Massachusetts and Rhode Island are nationally recognized as clean energy leaders. The gains made to date are impressive, but mitigating climate change necessitates even more substantial investment in efficiency, renewables, and emerging technologies.
Tags: environmental policy
There are less than two months left to take advantage of the Mass Solar Connect price savings on solar panels for your home or business. The deadline for participating is Oct 31. Learn more during our short webinar recording below.
Our members and friends are surprised at how easy it is to get the information you need to consider solar on the Mass Solar Connect web platform (powered by EnergySage), without a big sales pitch or a big demand for research or study. More than 300 people have now signed up for Mass Solar Connect information and Ww’re getting great feedback. (Rhode Islanders, we'll soon be offering you a similar program, but until then you can use EnergySage for great information and solar shopping.)
On August 11th, the Department of Environmental Protection (DEP) finalized several long-awaited regulations intended to help Massachusetts comply with the 2020 GHG emission reductions mandated by the Global Warming Solutions Act (GWSA). The regulations, which were supposed to take effect on January 1, 2013, are several years overdue. That they come now is the result of a May 2016 decision by the state’s Supreme Judicial Court (SJC) and Executive Order 569 signed by Governor Baker last September.
Tags: environmental policy
In recent weeks, policymakers in Massachusetts and Rhode Island have taken actions that will affect the states’ likelihood of meeting their stated goals of reducing greenhouse gas emissions. Their actions, or inaction, in the transportation sector are especially worth noting.
Tags: electric vehicles
Massachusetts is one of a few states allowing cities and towns to aggregate consumers for the purchase of electricity. In the last year, we have seen a good number of communities take the opportunity to do just that in ways that are bringing on significantly more renewable energy than required by state law. The first to commit was Melrose, followed by Dedham. Both started their programs in January 2016. But this year, many more are following suit in the world of “Green Municipal Aggregation” or “Community Choice Energy”. This summer, programs are starting in Arlington, Brookline, Cambridge, Lexington, Somerville, Sudbury, and Winchester.
When we started our Drive Green with Mass Energy & People's Power & Light program on November 2nd, we felt like we were catching a fast moving train. And nine months into the program, we can say that that’s an understatement. Month after month, sales in Massachusetts, Rhode Island, the US, and the world are significantly higher than a year before. Here in America, we have seen strong sales from Tesla (Models S and X), Chevrolet Volt and Bolt, Toyota Prius Prime, and Nissan LEAF. But where is this all going?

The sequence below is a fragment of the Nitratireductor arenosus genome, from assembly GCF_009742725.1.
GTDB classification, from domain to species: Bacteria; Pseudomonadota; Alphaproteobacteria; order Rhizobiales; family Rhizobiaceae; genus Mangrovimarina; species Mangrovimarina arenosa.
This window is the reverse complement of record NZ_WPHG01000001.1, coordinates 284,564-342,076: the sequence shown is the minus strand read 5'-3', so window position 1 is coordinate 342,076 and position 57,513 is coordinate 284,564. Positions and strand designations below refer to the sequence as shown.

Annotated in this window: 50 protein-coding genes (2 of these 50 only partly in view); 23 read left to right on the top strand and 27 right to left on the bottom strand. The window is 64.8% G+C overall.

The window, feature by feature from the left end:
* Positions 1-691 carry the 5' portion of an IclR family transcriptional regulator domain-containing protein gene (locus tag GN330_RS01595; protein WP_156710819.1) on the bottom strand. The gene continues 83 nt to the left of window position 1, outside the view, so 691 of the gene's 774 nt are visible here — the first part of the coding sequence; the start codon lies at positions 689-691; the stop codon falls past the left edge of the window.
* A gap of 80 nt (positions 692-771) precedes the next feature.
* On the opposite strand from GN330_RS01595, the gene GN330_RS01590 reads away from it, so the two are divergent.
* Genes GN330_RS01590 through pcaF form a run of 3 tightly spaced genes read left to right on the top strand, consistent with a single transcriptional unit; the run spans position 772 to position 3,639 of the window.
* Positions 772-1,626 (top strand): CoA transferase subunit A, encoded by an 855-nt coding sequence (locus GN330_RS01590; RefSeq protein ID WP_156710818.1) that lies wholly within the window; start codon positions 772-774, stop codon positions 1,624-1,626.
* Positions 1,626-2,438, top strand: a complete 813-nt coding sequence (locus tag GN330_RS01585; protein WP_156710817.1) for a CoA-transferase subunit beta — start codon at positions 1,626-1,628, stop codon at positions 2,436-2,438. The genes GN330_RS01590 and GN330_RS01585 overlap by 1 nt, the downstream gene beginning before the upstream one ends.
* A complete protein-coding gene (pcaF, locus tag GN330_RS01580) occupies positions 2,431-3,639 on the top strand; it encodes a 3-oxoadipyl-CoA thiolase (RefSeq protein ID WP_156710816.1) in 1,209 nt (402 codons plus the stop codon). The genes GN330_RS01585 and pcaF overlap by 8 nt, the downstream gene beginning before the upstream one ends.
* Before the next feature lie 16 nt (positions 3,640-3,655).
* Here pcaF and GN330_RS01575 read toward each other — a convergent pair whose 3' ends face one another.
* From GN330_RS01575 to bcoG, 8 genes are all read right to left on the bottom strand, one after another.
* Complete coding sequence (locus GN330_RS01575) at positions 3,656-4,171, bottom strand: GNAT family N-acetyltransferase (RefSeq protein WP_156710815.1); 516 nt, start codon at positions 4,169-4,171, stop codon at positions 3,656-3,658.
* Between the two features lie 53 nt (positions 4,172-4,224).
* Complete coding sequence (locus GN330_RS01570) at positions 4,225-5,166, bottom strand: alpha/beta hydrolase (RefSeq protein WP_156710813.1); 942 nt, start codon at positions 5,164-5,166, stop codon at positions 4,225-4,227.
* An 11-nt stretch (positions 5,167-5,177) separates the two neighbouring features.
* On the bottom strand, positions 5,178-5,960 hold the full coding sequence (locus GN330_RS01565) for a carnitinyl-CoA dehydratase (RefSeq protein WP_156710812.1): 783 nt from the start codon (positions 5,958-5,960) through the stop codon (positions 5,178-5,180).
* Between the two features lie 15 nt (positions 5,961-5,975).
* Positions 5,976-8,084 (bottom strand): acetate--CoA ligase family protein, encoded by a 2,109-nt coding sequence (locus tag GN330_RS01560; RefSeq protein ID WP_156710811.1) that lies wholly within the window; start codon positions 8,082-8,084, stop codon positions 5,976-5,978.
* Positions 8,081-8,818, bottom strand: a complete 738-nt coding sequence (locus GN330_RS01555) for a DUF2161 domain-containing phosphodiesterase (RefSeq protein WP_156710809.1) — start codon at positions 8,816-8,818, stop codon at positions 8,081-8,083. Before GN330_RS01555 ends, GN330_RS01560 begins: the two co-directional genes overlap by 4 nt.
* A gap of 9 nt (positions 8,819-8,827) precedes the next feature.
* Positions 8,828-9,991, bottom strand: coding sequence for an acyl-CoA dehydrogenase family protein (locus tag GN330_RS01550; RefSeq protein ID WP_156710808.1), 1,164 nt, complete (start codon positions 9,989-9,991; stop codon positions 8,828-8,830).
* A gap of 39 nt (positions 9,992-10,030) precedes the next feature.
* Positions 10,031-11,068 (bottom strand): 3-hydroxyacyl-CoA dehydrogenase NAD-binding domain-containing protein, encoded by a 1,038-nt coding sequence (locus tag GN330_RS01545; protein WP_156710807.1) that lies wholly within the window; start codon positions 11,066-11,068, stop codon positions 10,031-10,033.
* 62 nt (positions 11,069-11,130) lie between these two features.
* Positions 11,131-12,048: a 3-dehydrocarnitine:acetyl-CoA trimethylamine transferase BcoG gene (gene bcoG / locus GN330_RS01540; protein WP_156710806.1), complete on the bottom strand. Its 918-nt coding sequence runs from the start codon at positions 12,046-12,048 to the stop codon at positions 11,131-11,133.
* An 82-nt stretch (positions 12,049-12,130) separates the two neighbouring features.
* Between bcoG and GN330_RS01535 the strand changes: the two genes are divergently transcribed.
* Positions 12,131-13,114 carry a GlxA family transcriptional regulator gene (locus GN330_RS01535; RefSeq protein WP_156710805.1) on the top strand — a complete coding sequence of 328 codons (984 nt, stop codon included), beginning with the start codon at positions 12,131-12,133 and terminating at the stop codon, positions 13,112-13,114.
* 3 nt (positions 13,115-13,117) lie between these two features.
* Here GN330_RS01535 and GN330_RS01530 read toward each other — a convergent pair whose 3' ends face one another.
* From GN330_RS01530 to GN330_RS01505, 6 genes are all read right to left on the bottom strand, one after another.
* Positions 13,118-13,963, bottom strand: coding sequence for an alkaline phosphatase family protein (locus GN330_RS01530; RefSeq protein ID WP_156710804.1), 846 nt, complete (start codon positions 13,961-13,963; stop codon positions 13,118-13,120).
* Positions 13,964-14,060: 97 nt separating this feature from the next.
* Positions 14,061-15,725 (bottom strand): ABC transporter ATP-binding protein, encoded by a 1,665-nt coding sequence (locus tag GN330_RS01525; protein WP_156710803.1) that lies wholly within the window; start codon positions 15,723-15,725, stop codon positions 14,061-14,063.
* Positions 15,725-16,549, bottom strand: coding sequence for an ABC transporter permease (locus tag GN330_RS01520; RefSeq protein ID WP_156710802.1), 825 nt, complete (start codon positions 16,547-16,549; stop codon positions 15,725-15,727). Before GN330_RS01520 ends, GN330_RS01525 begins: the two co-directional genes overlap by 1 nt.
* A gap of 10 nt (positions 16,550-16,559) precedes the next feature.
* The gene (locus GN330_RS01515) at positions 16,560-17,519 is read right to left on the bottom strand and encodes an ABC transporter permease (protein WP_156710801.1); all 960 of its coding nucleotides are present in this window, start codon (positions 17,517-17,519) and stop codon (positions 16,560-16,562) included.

The average Massachusetts and Rhode Island household uses about 600 kilowatt-hours (kWh) of electricity every month. At about 20 cents for every kWh, this amounts to an electric bill of $120 a month. Here’s a guide to better understand where that money is going.
The “Member Spotlight” series highlights the individuals that make our organization great. Each post tells the story of an outstanding Mass Energy or PP&L member. By sharing their stories we hope to spread the word about their unique efforts and inspire others to follow in their footsteps.
While waiting in her car in Brookline to pick up one of her kids, Michele Putko noticed a lawn sign that read "I Switched to 100% Green Energy, and So Can You. Visit www.massenergy.org." Having previously ruled out solar panels for her home, Putko enrolled in Mass Energy’s New England GreenStart option with the information she gathered from the sign. In a world of unwanted and misleading solicitation regarding “green energy” and ambiguous energy rates, Putko found Mass Energy extremely transparent and reliable.
Tags: Member Spotlight
It’s no fun taking away the punch bowl just as the party was getting good, so we decided that Drive Green with Mass Energy and People’s Power & Light, our newest program, is here to stay, rather than ending on June 30 as we previously indicated. Our board of directors voted unanimously to keep the program going. We see it as a great way to achieve our mission of making energy more sustainable and affordable. When we launched the program on November 2, we had a good feeling that it would go well and, truth be told, it has. We’re proud to say that over 130 people have purchased or leased electric cars, dozens more are in the process, and more people are registering every day. And the comments we have received from shoppers have been very positive. One thing that really makes us happy is when a new owner sends us a testimonial talking about how much they love their car or how they enjoyed our program. We know we’re not yet perfect, but we are confident we’re on the right track.
Tags: electric vehicles